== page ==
‘Wadjda’ is the first feature film to be filmed in Saudi Arabia by a woman, and one of few films to emerge from the country at all. Such milestones can be millstones, but director Haifaa Al-Mansour makes forceful points about her country’s gender politics within a story that’s light and unassuming. In fact, her film is so accessible it could play to audiences the same age as its heroine, Wadjda (Waad Mohammed), a ten-year-old girl in a world dominated by men, who wonders if life could be different. She wants money to buy a bicycle, in defiance of tradition, and enters a Qur’an contest at school with a cash prize. Al-Mansour’s tale is simple and hardly groundbreaking, but she tells it with grace, warmth and clarity. Perhaps the most radical thing about her film is that she reveals the dominance of men and conservatism in Saudi society while putting women, girls and hope front and centre.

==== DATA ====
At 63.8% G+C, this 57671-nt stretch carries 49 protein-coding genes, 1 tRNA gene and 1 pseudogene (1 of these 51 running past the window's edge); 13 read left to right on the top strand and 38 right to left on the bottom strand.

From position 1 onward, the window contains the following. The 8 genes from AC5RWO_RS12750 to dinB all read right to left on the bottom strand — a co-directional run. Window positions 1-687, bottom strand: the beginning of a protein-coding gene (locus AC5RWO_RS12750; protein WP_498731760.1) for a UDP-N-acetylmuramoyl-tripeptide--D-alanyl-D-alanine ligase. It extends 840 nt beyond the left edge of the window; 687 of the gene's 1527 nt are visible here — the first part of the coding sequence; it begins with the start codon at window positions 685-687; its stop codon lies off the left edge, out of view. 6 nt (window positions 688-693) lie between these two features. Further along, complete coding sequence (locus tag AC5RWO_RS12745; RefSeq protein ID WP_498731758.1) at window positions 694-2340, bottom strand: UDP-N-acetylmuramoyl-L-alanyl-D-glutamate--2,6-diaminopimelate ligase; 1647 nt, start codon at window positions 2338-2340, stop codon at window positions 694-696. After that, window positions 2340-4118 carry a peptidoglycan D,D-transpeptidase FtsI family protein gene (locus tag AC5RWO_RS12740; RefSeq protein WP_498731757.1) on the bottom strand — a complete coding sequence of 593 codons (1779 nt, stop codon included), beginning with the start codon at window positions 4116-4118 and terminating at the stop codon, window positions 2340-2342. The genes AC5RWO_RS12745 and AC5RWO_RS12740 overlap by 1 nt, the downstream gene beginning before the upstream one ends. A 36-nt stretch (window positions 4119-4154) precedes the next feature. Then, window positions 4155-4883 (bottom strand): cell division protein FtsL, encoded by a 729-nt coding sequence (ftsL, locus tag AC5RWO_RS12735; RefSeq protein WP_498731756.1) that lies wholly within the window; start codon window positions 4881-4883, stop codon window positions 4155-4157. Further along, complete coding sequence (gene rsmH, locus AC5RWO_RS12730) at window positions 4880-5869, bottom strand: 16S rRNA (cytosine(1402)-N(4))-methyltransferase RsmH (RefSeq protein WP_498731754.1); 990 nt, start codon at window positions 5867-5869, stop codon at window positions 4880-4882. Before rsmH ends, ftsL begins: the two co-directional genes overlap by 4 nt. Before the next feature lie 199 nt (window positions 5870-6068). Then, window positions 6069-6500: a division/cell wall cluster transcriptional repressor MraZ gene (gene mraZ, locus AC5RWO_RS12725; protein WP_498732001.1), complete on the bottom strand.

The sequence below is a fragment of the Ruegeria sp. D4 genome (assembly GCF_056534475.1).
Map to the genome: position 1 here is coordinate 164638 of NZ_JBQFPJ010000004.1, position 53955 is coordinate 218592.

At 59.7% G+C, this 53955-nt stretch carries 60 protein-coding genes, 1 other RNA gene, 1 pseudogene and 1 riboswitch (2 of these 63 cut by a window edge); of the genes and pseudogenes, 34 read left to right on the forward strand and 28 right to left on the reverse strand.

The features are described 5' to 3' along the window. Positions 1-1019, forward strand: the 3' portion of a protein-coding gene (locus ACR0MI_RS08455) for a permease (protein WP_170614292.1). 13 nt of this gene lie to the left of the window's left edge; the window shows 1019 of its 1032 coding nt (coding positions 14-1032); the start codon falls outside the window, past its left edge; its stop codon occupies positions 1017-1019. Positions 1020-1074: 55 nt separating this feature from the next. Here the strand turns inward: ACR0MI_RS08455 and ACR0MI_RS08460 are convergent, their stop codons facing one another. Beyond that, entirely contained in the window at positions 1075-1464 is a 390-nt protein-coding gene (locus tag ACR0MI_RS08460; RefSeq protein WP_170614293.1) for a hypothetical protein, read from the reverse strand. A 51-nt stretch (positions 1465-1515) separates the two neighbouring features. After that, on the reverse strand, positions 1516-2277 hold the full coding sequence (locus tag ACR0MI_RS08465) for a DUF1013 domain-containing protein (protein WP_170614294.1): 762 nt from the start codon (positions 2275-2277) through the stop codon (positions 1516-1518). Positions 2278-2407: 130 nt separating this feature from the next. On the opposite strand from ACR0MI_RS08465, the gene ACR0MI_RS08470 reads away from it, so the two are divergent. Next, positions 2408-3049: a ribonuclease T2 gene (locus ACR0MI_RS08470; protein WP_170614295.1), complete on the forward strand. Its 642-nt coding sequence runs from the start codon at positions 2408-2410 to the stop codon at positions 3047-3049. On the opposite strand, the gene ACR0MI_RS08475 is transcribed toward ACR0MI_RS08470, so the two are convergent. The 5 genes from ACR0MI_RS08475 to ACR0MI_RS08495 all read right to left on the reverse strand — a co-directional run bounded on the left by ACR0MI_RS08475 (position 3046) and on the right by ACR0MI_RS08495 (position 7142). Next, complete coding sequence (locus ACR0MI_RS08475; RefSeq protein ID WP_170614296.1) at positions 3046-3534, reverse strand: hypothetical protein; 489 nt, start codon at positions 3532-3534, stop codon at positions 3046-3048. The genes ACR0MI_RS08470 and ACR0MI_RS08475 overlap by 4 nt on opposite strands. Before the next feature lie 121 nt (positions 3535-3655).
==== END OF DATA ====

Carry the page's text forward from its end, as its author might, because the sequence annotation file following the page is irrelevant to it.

|Release date:||Wednesday February 6 2013|
Cast and crew
|Director:||Haifaa Al Mansour|
|Screenwriter:||Haifaa Al Mansour|
Abdullrahman Al Gohani